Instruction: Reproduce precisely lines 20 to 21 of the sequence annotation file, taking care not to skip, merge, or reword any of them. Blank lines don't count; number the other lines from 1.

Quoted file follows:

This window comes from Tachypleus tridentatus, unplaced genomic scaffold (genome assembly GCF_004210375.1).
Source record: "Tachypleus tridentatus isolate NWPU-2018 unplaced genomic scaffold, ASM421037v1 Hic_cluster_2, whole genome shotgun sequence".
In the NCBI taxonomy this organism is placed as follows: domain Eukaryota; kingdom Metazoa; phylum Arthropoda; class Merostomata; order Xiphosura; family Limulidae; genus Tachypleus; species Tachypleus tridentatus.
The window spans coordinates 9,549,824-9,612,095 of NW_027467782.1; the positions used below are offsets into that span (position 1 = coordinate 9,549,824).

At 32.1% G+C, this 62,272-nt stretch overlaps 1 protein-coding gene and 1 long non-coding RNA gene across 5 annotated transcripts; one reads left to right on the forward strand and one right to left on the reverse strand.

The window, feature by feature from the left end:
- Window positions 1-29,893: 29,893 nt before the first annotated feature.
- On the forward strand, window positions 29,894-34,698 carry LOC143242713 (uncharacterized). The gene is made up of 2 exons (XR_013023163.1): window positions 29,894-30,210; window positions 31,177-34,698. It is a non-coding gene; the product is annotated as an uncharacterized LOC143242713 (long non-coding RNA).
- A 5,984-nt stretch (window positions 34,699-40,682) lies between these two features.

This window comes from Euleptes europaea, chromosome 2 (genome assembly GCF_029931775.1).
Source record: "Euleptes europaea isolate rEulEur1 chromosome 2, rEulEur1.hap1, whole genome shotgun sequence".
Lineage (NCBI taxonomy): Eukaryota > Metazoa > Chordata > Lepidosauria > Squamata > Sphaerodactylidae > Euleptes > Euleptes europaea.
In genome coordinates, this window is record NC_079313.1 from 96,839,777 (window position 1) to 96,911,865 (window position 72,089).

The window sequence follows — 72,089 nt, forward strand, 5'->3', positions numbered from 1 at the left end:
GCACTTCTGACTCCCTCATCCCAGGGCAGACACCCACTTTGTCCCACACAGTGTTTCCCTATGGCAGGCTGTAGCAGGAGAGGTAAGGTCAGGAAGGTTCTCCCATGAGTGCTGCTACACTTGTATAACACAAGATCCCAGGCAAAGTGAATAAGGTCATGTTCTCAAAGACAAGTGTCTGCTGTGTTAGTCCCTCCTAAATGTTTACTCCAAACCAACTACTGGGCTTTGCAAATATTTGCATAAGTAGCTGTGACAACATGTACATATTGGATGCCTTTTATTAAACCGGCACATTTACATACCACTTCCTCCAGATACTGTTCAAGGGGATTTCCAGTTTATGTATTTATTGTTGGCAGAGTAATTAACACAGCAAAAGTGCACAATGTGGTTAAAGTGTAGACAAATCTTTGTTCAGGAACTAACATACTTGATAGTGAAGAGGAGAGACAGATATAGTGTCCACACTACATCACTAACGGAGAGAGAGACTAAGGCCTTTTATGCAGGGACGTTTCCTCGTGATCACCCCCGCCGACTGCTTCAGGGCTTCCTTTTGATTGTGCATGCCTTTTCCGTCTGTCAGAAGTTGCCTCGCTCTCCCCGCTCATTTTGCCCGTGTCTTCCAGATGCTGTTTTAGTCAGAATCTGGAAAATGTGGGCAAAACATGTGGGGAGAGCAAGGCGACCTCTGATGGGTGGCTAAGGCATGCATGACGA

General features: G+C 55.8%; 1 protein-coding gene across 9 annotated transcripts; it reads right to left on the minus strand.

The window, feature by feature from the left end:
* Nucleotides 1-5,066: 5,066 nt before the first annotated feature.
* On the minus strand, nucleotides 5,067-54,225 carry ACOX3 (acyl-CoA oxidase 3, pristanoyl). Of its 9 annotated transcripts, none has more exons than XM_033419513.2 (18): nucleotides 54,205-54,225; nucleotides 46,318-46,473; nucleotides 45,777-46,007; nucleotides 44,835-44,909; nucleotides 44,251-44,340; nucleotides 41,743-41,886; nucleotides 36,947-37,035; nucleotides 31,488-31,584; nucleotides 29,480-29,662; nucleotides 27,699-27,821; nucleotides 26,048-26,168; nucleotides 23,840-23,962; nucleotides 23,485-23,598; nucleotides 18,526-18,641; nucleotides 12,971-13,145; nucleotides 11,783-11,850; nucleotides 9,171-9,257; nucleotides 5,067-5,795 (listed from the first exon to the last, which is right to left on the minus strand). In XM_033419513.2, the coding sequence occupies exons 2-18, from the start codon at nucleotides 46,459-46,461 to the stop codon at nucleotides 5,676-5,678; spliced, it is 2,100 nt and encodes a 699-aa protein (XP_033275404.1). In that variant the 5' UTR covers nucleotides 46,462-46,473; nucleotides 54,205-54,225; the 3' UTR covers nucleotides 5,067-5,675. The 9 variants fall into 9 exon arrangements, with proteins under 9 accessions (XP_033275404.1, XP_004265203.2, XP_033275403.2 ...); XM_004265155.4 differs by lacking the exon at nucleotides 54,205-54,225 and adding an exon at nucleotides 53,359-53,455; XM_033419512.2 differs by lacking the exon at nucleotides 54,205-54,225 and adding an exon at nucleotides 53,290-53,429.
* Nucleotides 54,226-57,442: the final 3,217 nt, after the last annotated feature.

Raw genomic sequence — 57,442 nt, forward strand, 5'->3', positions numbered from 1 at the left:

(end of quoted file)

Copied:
* Nucleotides 54,226-57,442: the final 3,217 nt, after the last annotated feature.

Raw genomic sequence — 57,442 nt, forward strand, 5'->3', positions numbered from 1 at the left: